Defendant's Attorney: Not Available
Description: Chicago, Illinois employment law lawyers represented Plaintiffs who sued Defendant on an anti-trust theory claiming that Defendant's franchise agreement wrongfully restricted their ability to take higher paying jobs with other franchises.
Until recently, every McDonald's franchise agreement contained an anti-poach clause. Each franchise operator promised not to hire any person employed by a different franchise, or by McDonald's itself, until six months after the last date that person had worked for McDonald's or another franchise. A related clause barred one franchise from soliciting another's employee. We use "anti-poach
clause" or "no-poach clause" to refer to these collectively.
Plaintiffs in this suit under §1 of the Sherman Act, 15 U.S.C. §1, worked for McDonald's franchises while these clauses were in force and were unable to take higher-paying offers at other franchises. They contend that the no-poach clause violates the antitrust laws. If this clause holds down the price of labor by reducing competition for fast-food workers, that could benefit owners-and conceivably consumers too. But the antitrust laws prohibit monopsonies, just as they prohibit monopolies. See NCAA v. Alston, 141 S.Ct. 2141 (2021).
Claims under §1 fall into two principal categories: naked restraints, akin to cartels, are unlawful per se, while other restraints are evaluated under the Rule of Reason. (The quicklook approach, see NCAA v. University of Oklahoma, 468 U.S. 85 (1984), is a subset of analysis under the Rule of Reason.) The district court rejected plaintiffs' per se theory after stating that the anti-poach clause is not a naked restraint but is ancillary to each franchise agreement-and, as every new restaurant expands output, the restraint is justified. 2018 U.S. Dist. LEXIS 105260 (N.D. Ill. June 25, 2018).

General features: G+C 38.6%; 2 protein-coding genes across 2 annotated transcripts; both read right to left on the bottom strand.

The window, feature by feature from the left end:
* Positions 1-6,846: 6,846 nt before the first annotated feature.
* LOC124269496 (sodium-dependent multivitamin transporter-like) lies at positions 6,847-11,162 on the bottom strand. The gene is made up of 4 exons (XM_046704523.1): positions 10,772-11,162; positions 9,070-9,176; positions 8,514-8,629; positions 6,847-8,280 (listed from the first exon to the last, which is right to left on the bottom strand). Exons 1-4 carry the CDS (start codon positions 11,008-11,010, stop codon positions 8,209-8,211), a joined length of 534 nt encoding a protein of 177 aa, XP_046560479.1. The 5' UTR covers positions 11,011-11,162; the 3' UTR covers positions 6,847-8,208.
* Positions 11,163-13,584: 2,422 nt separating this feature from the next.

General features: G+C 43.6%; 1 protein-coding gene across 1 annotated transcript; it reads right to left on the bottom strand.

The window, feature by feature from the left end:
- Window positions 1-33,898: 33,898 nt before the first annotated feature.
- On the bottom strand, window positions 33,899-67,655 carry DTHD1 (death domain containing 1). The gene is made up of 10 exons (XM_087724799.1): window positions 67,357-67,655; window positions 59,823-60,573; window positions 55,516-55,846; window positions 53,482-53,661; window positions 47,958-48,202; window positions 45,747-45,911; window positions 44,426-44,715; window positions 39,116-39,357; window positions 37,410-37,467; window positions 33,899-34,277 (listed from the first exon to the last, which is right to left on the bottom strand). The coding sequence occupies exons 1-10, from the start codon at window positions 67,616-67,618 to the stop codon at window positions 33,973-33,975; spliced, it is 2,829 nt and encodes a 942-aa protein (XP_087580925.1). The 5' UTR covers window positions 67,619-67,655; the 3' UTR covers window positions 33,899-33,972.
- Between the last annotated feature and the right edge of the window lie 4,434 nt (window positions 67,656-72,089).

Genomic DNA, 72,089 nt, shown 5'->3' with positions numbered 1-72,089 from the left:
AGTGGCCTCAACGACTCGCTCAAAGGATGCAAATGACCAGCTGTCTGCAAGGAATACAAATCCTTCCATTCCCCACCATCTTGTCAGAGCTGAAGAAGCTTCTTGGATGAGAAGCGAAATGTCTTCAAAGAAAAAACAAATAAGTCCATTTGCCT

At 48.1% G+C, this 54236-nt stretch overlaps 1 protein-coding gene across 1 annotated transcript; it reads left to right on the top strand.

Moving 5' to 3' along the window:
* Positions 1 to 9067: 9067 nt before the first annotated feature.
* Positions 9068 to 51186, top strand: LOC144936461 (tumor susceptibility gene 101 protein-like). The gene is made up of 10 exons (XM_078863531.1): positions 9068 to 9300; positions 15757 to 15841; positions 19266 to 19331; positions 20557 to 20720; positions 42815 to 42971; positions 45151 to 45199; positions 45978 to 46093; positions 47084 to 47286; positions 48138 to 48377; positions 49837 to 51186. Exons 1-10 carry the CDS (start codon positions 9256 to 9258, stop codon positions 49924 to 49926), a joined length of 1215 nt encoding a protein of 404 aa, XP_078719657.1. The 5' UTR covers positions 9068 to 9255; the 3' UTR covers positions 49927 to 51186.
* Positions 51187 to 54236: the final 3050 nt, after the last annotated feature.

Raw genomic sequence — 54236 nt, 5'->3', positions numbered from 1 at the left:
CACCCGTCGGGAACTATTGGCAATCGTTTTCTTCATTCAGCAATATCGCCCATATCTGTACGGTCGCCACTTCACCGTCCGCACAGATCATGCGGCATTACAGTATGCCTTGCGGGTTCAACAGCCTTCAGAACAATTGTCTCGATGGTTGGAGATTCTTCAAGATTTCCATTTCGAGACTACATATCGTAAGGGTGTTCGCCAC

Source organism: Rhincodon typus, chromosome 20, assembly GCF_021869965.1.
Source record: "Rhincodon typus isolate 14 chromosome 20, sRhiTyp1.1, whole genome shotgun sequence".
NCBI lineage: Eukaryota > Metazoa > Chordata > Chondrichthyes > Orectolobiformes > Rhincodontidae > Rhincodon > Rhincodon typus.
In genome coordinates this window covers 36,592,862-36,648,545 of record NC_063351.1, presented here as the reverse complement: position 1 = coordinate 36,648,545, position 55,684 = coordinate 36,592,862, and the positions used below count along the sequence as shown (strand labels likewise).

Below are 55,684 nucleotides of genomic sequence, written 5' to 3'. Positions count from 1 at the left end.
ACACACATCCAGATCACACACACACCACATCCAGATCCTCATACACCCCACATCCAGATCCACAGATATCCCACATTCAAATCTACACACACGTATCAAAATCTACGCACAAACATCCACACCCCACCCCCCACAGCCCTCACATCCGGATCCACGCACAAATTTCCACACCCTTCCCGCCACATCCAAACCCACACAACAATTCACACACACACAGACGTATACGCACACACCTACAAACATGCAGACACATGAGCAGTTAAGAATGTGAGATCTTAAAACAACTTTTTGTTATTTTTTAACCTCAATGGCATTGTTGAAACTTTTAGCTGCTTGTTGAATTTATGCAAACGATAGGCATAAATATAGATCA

The court deemed the complaint deficient under the Rule of Reason because it does not allege that McDonald's and its franchises collectively have power in the market for restaurant workers' labor. Market power is essential to any claim under the Rule of Reason. See Ohio v. American Express Co., 138 S.Ct. 2274, 2284 (2018); Leegin Creative Leather Products, Inc. v. PSKS, Inc., 551 U.S. 877, 885-86 (2007); Ball Memorial Hospital, Inc. v. Mutual Hospital Insurance, Inc., 784 F.2d 1325, 1334-35 (7th Cir. 1986). The absence of such an allegation rendered the claim implausible, the court held. See Bell Atlantic Corp. v. Twombly, 550 U.S. 544 (2007) (establishing the plausibility requirement for antitrust complaints). The judge invited plaintiffs to file an amended complaint alleging market power. After they declined to do so, the judge dismissed the complaint with prejudice, ending the suit. 2022 U.S. Dist. LEXIS 113524 (N.D. Ill. June 28, 2022).
On appeal plaintiffs assert that they didn't "really" waive or forfeit their opportunity to allege market power, but the district court's contrary conclusion is not an abuse of discretion. Plaintiffs also contend that the existence of market power is too obvious to need allegations and proof, but that line of argument depends on treating "workers at McDonald's" as an economic market. That's not sound. People who work at McDonald's one week can work at Wendy's the next, and the reverse. People entering the labor market can choose where to go-and fast-food restaurants are only one of many options. If wages are too low at one chain, people can choose other employers. The mobility of workers-both from one employer to another and from one neighborhood to another-makes it impossible to treat employees at a single chain as a market.
The district judge found it undisputed that within three miles of Deslandes's home there are between 42 and 50 quickservice restaurants as well as two McDonald's franchises, and that within ten miles of her home there are 517 quick-service restaurants. This is not a situation in which a court can treat employment for a single enterprise as a market all its own. See also, e.g., Elliott v. United Center, 126 F.3d 1003 (7th Cir. 1997) (peanut sales in or near a sports arena is not a meaningful market); Menasha Corp. v. News America Marketing In-Store, Inc., 354 F.3d 661 (7th Cir. 2004) (store coupons, ice cream flavors, and diet soda are not meaningful markets). So the Rule of Reason is out of this suit, and, as quick-look analysis is part of the Rule of Reason, it is out too.
Outcome: Judgment in favor of Defendants reversed.